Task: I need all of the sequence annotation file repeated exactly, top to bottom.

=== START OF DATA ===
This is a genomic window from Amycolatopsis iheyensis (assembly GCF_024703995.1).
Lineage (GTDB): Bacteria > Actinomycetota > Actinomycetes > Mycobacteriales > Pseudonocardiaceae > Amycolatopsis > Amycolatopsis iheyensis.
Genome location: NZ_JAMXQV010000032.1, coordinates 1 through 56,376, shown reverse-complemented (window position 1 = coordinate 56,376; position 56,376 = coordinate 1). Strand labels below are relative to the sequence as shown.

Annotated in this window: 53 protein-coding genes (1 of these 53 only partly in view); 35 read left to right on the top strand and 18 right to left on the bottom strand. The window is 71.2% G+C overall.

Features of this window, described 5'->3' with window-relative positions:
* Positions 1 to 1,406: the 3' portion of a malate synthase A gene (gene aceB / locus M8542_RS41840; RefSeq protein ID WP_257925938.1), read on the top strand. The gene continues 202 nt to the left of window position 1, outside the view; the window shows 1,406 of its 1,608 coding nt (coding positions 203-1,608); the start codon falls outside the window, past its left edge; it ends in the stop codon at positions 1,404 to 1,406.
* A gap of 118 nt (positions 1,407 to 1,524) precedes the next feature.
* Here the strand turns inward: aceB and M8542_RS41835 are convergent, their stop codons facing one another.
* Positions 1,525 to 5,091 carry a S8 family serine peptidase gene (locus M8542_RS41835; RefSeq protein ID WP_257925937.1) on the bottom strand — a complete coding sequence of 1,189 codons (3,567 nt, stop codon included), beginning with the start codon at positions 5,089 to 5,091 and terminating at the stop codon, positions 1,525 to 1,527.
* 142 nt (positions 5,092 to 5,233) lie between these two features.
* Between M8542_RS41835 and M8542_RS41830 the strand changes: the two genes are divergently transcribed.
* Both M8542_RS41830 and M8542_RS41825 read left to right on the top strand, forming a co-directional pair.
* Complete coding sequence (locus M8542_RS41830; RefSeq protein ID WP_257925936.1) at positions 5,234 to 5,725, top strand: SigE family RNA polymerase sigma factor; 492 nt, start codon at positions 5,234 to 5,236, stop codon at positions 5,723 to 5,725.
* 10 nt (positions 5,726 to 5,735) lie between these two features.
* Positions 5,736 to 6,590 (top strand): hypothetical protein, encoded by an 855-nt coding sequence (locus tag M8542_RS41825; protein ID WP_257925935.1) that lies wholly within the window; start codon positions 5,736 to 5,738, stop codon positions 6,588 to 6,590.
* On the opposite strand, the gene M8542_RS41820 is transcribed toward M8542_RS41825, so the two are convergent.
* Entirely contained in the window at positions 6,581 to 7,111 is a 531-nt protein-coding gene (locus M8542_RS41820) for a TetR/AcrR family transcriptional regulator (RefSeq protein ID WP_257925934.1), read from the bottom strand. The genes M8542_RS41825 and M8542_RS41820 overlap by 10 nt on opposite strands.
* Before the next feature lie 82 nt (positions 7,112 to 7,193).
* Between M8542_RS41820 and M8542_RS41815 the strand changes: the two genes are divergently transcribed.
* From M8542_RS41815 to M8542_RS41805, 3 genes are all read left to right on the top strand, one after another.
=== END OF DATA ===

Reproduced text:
This is a genomic window from Amycolatopsis iheyensis (assembly GCF_024703995.1).
Lineage (GTDB): Bacteria > Actinomycetota > Actinomycetes > Mycobacteriales > Pseudonocardiaceae > Amycolatopsis > Amycolatopsis iheyensis.
Genome location: NZ_JAMXQV010000032.1, coordinates 1 through 56,376, shown reverse-complemented (window position 1 = coordinate 56,376; position 56,376 = coordinate 1). Strand labels below are relative to the sequence as shown.

Annotated in this window: 53 protein-coding genes (1 of these 53 only partly in view); 35 read left to right on the top strand and 18 right to left on the bottom strand. The window is 71.2% G+C overall.

Features of this window, described 5'->3' with window-relative positions:
* Positions 1 to 1,406: the 3' portion of a malate synthase A gene (gene aceB / locus M8542_RS41840; RefSeq protein ID WP_257925938.1), read on the top strand. The gene continues 202 nt to the left of window position 1, outside the view; the window shows 1,406 of its 1,608 coding nt (coding positions 203-1,608); the start codon falls outside the window, past its left edge; it ends in the stop codon at positions 1,404 to 1,406.
* A gap of 118 nt (positions 1,407 to 1,524) precedes the next feature.
* Here the strand turns inward: aceB and M8542_RS41835 are convergent, their stop codons facing one another.
* Positions 1,525 to 5,091 carry a S8 family serine peptidase gene (locus M8542_RS41835; RefSeq protein ID WP_257925937.1) on the bottom strand — a complete coding sequence of 1,189 codons (3,567 nt, stop codon included), beginning with the start codon at positions 5,089 to 5,091 and terminating at the stop codon, positions 1,525 to 1,527.
* 142 nt (positions 5,092 to 5,233) lie between these two features.
* Between M8542_RS41835 and M8542_RS41830 the strand changes: the two genes are divergently transcribed.
* Both M8542_RS41830 and M8542_RS41825 read left to right on the top strand, forming a co-directional pair.
* Complete coding sequence (locus M8542_RS41830; RefSeq protein ID WP_257925936.1) at positions 5,234 to 5,725, top strand: SigE family RNA polymerase sigma factor; 492 nt, start codon at positions 5,234 to 5,236, stop codon at positions 5,723 to 5,725.
* 10 nt (positions 5,726 to 5,735) lie between these two features.
* Positions 5,736 to 6,590 (top strand): hypothetical protein, encoded by an 855-nt coding sequence (locus tag M8542_RS41825; protein ID WP_257925935.1) that lies wholly within the window; start codon positions 5,736 to 5,738, stop codon positions 6,588 to 6,590.
* On the opposite strand, the gene M8542_RS41820 is transcribed toward M8542_RS41825, so the two are convergent.
* Entirely contained in the window at positions 6,581 to 7,111 is a 531-nt protein-coding gene (locus M8542_RS41820) for a TetR/AcrR family transcriptional regulator (RefSeq protein ID WP_257925934.1), read from the bottom strand. The genes M8542_RS41825 and M8542_RS41820 overlap by 10 nt on opposite strands.
* Before the next feature lie 82 nt (positions 7,112 to 7,193).
* Between M8542_RS41820 and M8542_RS41815 the strand changes: the two genes are divergently transcribed.
* From M8542_RS41815 to M8542_RS41805, 3 genes are all read left to right on the top strand, one after another.